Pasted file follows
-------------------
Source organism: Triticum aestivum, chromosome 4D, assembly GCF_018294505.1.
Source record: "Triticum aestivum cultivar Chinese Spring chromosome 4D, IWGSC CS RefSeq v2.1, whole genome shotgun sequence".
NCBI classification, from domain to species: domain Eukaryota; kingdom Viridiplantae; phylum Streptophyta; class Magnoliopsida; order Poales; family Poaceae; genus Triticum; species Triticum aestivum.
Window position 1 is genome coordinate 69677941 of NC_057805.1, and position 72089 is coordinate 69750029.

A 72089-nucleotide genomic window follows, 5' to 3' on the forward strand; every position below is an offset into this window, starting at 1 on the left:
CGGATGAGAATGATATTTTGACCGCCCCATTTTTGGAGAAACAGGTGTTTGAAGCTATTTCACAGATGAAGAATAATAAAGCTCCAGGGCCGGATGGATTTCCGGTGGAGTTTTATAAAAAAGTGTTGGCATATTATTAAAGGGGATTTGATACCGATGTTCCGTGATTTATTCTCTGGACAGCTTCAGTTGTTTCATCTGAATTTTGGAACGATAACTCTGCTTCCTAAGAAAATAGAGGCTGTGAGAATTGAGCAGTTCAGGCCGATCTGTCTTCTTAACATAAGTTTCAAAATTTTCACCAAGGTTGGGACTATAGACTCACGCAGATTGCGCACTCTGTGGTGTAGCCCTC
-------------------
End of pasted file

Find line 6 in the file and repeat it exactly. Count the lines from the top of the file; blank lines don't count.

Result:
CGGATGAGAATGATATTTTGACCGCCCCATTTTTGGAGAAACAGGTGTTTGAAGCTATTTCACAGATGAAGAATAATAAAGCTCCAGGGCCGGATGGATTTCCGGTGGAGTTTTATAAAAAAGTGTTGGCATATTATTAAAGGGGATTTGATACCGATGTTCCGTGATTTATTCTCTGGACAGCTTCAGTTGTTTCATCTGAATTTTGGAACGATAACTCTGCTTCCTAAGAAAATAGAGGCTGTGAGAATTGAGCAGTTCAGGCCGATCTGTCTTCTTAACATAAGTTTCAAAATTTTCACCAAGGTTGGGACTATAGACTCACGCAGATTGCGCACTCTGTGGTGTAGCCCTC